Passin the foaks upon the road just as they were stannin'.
Thor we lots of lads an lasses there aal wi smilin faces
Gannin along the Scotswood Road tho see the Blaydon Races."
The chorus of Newcastle's most famous song have made Scotswood Road its most famous street. The song's outdated, though: there are no lads and lasses there aal wi smiling faces, and to get to Blaydon it's quicker to take the bypass.
It wasn't always so. Before 1960 Scotswood Road brimmed with life. It acted as a boundary, a tarmac strip between work and home. Armament factories and shipyards were crammed between it and the Tyne for the three miles that it traced the river's path. Across it were the terraced streets that housed the people who made the guns and tanks.
These streets tumbled down the hill and into Scotswood Road like veins to a one-sided artery. Most had a pub at the end. At one time Scotswood Road boasted 44 of them, many named after whichever part of the Vickers- Armstrong factory lay opposite. The Hydraulic Crane and Forge Hammer Inn remain. What they were named after do not.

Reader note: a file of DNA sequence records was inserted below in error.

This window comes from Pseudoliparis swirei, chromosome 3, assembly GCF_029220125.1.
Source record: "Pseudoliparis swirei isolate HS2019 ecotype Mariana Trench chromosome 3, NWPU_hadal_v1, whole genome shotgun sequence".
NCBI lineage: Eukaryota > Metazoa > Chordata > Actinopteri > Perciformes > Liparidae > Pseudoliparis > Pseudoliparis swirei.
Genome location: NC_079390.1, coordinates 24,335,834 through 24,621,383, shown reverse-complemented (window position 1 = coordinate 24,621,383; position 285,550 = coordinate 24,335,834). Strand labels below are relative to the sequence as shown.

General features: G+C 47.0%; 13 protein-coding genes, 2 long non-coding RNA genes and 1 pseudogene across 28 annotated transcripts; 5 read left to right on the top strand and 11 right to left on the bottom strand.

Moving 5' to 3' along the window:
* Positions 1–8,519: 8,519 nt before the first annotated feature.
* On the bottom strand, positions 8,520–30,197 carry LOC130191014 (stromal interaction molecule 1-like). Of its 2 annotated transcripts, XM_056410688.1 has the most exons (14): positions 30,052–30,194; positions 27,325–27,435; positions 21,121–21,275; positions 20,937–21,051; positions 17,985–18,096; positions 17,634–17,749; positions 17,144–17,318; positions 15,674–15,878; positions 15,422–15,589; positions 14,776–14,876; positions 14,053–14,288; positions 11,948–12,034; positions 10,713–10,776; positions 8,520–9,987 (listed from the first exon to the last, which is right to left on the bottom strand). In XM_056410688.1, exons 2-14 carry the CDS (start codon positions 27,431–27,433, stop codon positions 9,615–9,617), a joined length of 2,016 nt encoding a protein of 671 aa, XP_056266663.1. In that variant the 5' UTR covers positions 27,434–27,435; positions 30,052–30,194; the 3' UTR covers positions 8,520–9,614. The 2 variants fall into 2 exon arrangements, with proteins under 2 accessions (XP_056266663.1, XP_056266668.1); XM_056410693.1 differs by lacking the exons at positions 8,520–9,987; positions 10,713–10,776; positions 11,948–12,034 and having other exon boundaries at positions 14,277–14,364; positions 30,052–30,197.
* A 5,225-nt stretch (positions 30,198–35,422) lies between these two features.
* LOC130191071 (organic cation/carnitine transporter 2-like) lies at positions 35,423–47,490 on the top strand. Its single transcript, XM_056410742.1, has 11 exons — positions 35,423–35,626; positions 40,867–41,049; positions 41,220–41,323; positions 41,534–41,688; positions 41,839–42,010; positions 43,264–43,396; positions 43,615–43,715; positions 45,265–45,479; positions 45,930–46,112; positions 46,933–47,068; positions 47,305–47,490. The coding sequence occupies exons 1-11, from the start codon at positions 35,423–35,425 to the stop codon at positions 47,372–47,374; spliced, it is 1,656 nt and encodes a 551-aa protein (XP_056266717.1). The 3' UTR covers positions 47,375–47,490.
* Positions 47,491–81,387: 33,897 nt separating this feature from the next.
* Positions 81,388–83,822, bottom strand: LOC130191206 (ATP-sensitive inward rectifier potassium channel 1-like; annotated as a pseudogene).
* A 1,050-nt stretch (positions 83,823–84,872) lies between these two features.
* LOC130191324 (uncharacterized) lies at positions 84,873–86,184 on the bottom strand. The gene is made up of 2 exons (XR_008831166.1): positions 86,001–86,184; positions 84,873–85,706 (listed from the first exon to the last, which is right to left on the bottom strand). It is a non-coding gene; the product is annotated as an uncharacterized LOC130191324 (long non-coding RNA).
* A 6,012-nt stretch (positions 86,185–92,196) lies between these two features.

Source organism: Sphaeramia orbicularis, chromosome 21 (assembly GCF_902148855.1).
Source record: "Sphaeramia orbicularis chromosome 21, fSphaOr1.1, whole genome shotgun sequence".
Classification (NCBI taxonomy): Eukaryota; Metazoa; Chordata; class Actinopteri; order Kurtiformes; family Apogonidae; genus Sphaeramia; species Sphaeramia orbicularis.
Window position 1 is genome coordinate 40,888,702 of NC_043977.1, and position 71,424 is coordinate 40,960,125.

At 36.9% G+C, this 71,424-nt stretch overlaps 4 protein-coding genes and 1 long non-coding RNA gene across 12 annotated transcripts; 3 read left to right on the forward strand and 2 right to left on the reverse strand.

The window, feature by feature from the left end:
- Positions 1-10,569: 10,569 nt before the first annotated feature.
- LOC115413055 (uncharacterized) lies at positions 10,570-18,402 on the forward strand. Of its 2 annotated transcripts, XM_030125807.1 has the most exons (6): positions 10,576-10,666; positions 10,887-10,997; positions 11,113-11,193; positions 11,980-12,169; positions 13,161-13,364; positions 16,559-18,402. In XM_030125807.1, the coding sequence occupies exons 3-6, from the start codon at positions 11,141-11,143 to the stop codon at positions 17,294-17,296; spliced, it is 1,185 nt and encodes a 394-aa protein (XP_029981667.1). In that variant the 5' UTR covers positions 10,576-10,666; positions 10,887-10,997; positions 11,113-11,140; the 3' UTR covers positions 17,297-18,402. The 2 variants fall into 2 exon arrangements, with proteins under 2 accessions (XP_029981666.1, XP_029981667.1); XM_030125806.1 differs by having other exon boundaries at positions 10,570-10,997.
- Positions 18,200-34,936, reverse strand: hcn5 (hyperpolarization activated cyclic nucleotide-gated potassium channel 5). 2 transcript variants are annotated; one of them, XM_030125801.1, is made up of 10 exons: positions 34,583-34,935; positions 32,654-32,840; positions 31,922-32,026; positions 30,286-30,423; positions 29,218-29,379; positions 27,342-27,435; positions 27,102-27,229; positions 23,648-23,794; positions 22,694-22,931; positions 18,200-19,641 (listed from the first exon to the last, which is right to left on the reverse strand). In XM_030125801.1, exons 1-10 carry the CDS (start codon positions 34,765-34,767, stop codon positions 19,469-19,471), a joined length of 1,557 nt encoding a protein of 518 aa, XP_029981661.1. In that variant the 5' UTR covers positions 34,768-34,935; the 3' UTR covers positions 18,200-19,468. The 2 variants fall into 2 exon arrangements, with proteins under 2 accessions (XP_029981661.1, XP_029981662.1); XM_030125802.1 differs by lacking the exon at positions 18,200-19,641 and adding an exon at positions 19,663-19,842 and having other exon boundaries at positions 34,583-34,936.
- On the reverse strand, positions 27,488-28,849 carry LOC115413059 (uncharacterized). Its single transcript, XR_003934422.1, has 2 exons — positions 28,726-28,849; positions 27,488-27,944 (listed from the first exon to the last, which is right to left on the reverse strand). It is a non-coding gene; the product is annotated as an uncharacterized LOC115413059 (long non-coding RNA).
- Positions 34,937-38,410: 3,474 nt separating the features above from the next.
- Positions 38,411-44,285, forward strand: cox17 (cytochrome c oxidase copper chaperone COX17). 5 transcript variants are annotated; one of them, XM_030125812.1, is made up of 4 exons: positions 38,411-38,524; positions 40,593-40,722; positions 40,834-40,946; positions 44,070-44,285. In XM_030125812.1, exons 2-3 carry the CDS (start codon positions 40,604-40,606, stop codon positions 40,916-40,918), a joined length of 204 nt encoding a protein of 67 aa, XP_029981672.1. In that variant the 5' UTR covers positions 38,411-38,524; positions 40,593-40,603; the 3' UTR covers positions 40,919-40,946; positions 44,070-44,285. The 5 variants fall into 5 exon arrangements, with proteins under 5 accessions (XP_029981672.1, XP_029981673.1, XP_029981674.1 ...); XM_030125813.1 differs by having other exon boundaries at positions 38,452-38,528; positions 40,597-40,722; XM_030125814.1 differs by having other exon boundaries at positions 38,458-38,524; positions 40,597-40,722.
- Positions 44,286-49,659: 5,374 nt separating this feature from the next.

Industry still flourishes on the riverside. It is now an Enterprise area, tempting highly skilled workers to hi-tech jobs. Tanks continue to roll out of Armstrong's pristine factory, built by a workforce of a few hundred where once it was 25,000.
It is the other side of the street that betrays the death of Scotswood Road's soul, strangled by a mixture of recession, disarmament and council planning. Swathes of wasteland stand between the road and high-rise flats and boxy houses that replaced the terraces, left to packs of helmetless youths on buzzing motorbikes.
Annie Percy, aged 88, saw it all from her home in Atkinson Road, one of the terraced streets that ran down the hill from Benwell. "There was never any pride in saying you were from Scotswood Road. People used to say that they belonged in Benwell or Elswick, as the roads ended up there. Nobody let on that they were from the bottom of the hill."
The bulldozers of the Sixties failed to remove this stigma. "Those that got moved to Noble Street flats couldn't get work just because of where they lived - it was that bad. They ended up pulling them down."
Those who now live here don't see Scotswood Road as anything except a place to catch the 31 bus. Their chances of filling the new jobs in the new factories are virtually nil. The people who fill the vacancies drive to their secure parking spaces in the morning and out again at night. One day they may venture across the road, turn the Hydraulic Crane into a wine bar and rename it the Apple Mac.Reuse content